A study released by the University of Michigan (UM) Thursday found that chemical naled currently used to ward off mosquitoes carrying the Zika and chlorpyrifos, an insecticide, can produce negative impact on the motor function of infants.
Researchers at the UM School of Public Health and UM Center for Human Growth and Development came to this conclusion and posted it on the UM website after testing children in China.
The study found the top 25 percent of infants that are exposed to chemical valed via their mothers during the pregnancy have their fine moto skills three to four percent lower at 9 months than those in the lowest 25 percent of exposure.
Infants exposed to chlorpyrifos scored two to seven percent lower on a range of key gross and fine motor skills.
Girls are more sensitive to the negative effects of the chemicals than boys, the study found.
In the children studied, naled affected fine motor skills or the small movements of hands, fingers, face, mouth and feet, while chlorpyrifos was associated with lower scores for both large movements of arms and legs and fine motor skills.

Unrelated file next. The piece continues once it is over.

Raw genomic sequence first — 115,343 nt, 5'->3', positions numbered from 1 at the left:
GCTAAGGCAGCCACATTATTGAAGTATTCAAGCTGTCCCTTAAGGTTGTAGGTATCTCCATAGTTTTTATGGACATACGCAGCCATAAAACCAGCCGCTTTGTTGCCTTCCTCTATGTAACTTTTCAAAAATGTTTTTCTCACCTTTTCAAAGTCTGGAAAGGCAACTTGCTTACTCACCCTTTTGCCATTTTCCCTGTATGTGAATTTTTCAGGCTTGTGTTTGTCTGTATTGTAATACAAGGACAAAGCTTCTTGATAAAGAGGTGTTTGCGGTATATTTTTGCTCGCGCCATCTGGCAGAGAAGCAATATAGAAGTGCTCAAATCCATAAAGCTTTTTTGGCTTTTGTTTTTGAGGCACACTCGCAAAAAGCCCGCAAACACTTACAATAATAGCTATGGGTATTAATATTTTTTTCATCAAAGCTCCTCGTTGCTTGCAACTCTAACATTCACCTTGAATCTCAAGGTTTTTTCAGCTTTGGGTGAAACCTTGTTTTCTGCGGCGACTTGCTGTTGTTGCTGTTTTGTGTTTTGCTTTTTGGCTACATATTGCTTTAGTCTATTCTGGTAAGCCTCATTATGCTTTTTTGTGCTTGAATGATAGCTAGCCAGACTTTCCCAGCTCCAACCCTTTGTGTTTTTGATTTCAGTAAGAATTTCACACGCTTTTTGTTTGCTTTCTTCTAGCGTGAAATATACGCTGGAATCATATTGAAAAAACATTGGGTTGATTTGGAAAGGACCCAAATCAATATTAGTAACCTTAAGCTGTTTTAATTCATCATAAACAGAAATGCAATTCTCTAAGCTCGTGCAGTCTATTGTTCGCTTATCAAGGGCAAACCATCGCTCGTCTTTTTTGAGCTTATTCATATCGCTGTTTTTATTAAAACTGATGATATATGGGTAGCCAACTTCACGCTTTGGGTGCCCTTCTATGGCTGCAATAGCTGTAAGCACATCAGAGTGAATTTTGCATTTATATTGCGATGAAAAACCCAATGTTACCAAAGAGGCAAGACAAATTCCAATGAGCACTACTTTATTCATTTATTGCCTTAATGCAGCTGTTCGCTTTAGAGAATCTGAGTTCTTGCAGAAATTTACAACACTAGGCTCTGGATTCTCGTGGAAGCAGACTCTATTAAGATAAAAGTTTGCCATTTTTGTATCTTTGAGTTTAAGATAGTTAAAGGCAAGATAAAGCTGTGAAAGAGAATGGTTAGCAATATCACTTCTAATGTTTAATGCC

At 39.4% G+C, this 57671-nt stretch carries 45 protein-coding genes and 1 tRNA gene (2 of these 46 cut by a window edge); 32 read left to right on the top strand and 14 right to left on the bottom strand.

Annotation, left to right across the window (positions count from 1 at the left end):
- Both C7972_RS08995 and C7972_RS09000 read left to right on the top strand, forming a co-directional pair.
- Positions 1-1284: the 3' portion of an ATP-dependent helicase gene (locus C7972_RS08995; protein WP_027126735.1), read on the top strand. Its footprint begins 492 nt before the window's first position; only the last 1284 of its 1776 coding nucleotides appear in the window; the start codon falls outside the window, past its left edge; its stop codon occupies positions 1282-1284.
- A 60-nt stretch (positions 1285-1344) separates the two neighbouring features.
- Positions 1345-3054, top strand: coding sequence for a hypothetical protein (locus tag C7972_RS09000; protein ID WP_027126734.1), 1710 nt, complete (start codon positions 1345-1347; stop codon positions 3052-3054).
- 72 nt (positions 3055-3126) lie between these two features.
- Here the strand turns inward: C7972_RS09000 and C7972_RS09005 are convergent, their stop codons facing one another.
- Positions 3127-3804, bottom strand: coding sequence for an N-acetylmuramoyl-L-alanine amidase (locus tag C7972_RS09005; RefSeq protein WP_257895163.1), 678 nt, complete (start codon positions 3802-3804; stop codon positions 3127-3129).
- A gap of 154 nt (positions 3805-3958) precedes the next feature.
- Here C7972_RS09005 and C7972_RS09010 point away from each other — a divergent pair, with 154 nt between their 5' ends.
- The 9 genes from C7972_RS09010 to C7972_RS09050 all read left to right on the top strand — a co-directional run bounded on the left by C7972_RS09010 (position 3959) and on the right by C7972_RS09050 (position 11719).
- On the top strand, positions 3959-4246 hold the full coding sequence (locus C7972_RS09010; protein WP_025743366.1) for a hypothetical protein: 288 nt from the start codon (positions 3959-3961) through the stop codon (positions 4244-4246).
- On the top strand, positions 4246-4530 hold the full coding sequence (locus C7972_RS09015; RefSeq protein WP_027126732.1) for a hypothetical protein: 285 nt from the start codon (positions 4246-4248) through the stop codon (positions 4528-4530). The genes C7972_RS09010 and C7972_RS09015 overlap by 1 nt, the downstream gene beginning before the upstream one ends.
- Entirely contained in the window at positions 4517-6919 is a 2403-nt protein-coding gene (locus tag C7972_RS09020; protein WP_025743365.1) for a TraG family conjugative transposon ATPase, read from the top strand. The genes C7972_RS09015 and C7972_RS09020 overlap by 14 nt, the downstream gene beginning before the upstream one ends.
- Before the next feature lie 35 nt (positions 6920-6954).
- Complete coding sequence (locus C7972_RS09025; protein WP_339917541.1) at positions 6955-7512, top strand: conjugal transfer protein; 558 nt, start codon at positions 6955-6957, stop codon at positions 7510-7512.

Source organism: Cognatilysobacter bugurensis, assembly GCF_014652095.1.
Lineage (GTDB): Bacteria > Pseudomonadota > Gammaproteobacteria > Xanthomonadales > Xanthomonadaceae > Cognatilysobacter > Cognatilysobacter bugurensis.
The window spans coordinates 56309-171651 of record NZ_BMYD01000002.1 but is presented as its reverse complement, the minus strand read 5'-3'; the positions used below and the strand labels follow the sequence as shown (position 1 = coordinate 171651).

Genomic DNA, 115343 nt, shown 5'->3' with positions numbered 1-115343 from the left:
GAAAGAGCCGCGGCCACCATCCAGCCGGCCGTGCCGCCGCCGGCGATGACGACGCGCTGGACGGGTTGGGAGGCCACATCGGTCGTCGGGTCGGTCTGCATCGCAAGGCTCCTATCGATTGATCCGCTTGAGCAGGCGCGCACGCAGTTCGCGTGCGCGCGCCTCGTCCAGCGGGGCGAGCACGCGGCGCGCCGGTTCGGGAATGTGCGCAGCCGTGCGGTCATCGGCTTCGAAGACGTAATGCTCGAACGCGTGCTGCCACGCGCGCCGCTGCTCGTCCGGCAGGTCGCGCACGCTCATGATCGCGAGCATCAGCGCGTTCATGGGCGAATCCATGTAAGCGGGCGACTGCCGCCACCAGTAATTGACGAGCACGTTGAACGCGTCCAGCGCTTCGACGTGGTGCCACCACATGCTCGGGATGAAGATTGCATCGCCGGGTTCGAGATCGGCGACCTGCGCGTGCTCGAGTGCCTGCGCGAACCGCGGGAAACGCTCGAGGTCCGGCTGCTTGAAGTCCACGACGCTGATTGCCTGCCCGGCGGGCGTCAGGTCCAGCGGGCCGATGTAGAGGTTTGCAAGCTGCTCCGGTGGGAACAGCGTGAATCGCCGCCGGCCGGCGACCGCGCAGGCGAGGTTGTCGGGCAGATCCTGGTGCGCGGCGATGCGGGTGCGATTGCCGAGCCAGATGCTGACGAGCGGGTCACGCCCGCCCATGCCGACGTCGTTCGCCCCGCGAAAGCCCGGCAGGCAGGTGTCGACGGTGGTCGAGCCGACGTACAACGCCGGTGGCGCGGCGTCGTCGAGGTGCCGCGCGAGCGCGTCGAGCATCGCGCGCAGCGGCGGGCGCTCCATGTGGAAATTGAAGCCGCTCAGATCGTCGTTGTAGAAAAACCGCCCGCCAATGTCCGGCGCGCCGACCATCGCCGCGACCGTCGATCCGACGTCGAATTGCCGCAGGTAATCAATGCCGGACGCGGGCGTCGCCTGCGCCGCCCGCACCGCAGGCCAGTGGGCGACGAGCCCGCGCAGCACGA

The UM researchers examined the umbilical cord blood of some 240 mothers, looking for exposure to 30 different organophosphate insecticides, five of which showed up in at least 10 percent of the samples. In addition to naled and chlorpyrifos, researchers also found methamidophos, trichlorfon and phorate.
The researchers then followed the development of the babies using the well-known Peabody Developmental Motor Skill Assessment at 6 weeks and 9 months. No deficits were noted at 6 weeks.
Naled is one of the chemicals being used in several U.S. states to combat the mosquito that transmits Zika, while Chlorpyrifos has been used on vegetables, fruit and other crops to control pests since the 1960s.
China is the world's largest user of pesticides. As exposure to the chemicals is a worldwide concern, the concern is especially serious in China, the study said.